Allah punishes women for plucking eyebrow- Ex-Muslim Sahil reveals to a Muslim girl

In Islam, there are different opinions and explanations or clarifications regarding various questions related to women. One such question is whether eyebrow plucking and threading are considered halal (permissible by Islamic Law) or haram (forbidden by Islamic Law) for women. This subject is highly controversial in different interpretations.

However, many Islamic scholars believe that eyebrow plucking and threading are forbidden by Islamic law for women. Sahil, an ex-Muslim, discussed this matter in his YouTube live session, where Saeeda Ali, an Islamic woman, was also involved in this session.

Saeeda Ali is a common Muslim woman sharing her thoughts on Islam and related issues through her personal and social platforms. Sahil left the Islamic faith two years ago and now runs an organization to assist individuals who have left Islam. He specifically engages in discussions on Islamic issues and religious matters, aiming to raise social awareness by sharing his perspectives with others.

Saeeda Ali says, “Any Muslim woman who gets her eyebrows done is cursed by Allah. Allah has said that if you alter anything in your face or anything that I have given you, you are changing Allah’s creation, and Allah will punish you. Along with that, Angel, in Sahil’s conversation, also supported his stance, saying, “If Allah has not given us permission to make changes in Islam, whether it’s for men or women, then why do we circumcise? If Allah’s argument is that we should not make any alterations in His creation, then why does it selectively contradict our arguments?”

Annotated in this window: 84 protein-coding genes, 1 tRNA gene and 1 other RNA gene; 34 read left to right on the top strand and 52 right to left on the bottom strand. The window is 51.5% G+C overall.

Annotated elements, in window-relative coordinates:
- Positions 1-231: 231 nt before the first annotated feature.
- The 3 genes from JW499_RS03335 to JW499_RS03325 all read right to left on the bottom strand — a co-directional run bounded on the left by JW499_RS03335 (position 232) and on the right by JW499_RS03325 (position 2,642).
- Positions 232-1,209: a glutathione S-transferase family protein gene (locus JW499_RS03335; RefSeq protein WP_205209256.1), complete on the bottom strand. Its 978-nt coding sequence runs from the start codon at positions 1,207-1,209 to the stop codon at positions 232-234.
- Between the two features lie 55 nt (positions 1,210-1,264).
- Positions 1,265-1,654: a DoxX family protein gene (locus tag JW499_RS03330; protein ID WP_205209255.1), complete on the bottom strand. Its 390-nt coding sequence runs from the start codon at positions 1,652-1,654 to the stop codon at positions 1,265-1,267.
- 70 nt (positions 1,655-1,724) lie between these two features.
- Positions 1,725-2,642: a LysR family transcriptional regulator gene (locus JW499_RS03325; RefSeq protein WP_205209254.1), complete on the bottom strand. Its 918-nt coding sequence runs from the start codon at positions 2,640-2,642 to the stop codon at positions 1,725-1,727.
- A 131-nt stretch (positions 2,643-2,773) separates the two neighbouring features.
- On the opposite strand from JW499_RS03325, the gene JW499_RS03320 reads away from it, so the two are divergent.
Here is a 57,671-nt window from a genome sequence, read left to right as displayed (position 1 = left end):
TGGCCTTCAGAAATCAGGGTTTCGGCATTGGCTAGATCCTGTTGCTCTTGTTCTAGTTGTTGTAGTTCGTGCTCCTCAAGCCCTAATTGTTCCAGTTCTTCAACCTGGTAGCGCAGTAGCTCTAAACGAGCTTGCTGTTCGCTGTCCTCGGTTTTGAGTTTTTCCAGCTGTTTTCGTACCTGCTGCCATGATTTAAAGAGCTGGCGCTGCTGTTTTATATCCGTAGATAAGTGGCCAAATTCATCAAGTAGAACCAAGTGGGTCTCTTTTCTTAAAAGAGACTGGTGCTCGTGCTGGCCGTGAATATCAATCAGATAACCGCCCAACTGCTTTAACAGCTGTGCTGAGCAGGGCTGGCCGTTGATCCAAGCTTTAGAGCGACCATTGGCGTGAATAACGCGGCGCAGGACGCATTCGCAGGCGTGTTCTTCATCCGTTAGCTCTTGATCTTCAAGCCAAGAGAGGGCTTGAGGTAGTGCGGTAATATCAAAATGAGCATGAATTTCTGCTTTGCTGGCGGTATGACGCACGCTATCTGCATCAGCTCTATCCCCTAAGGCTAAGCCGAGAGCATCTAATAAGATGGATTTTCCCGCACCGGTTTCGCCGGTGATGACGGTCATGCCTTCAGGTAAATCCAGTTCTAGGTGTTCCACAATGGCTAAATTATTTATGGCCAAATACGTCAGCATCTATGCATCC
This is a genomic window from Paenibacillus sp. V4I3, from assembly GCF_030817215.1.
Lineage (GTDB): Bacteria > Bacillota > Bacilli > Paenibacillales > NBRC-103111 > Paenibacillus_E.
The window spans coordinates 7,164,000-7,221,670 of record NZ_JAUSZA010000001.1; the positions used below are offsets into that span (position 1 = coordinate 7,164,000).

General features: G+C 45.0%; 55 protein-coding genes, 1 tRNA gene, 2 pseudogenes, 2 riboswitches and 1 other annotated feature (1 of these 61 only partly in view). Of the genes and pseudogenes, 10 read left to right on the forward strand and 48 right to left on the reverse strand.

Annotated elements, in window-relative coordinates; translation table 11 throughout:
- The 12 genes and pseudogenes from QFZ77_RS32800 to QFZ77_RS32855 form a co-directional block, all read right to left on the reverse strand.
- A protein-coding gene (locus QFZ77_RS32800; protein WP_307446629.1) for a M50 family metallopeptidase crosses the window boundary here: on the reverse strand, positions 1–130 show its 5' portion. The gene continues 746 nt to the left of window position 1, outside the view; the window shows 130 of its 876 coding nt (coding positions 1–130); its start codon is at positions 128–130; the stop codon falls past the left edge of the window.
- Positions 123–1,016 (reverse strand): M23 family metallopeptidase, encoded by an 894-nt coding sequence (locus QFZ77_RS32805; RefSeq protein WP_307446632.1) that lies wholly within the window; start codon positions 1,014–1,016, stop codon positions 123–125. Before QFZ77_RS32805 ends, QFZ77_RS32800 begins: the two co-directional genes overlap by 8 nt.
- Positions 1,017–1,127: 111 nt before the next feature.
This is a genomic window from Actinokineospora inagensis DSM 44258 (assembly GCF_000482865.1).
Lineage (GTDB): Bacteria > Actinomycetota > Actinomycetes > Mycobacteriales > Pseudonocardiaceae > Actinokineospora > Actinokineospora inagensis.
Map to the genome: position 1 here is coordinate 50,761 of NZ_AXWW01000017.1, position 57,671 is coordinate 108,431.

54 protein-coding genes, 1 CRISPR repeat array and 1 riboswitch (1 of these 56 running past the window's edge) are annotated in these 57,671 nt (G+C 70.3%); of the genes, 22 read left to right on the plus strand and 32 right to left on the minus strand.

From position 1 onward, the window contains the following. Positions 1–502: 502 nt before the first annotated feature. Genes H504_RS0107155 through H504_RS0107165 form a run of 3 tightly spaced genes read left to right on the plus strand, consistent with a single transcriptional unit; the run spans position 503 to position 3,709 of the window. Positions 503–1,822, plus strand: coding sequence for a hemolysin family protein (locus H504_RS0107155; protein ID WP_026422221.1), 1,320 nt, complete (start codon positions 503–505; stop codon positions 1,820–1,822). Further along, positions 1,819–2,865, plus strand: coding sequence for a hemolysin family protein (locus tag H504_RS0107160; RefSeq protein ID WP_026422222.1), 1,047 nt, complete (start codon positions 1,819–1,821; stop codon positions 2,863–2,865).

Eyebrow plucking and threading are also seen as a form of self-expression for Muslim girls. Some people consider it a part of discipline, while others oppose it, as it goes against beauty standards and traditional beliefs. Different religious and Islamic scholars hold different opinions and interpretations regarding these practices. Ultimately, the decision regarding whether these practices are considered halal or haram may depend on an individual’s personal beliefs and interpretation of Islamic teachings.

In case the previous video doesn’t work, we have attached a separate link below.

Sweta Dagar is an avid reader and writer. She hails from Bulandshahr (U.P) where she completed her formap education. She loves exploring varieties of topics that shape the public opinion at large. If you have any queries, feel free to contact her at [email protected].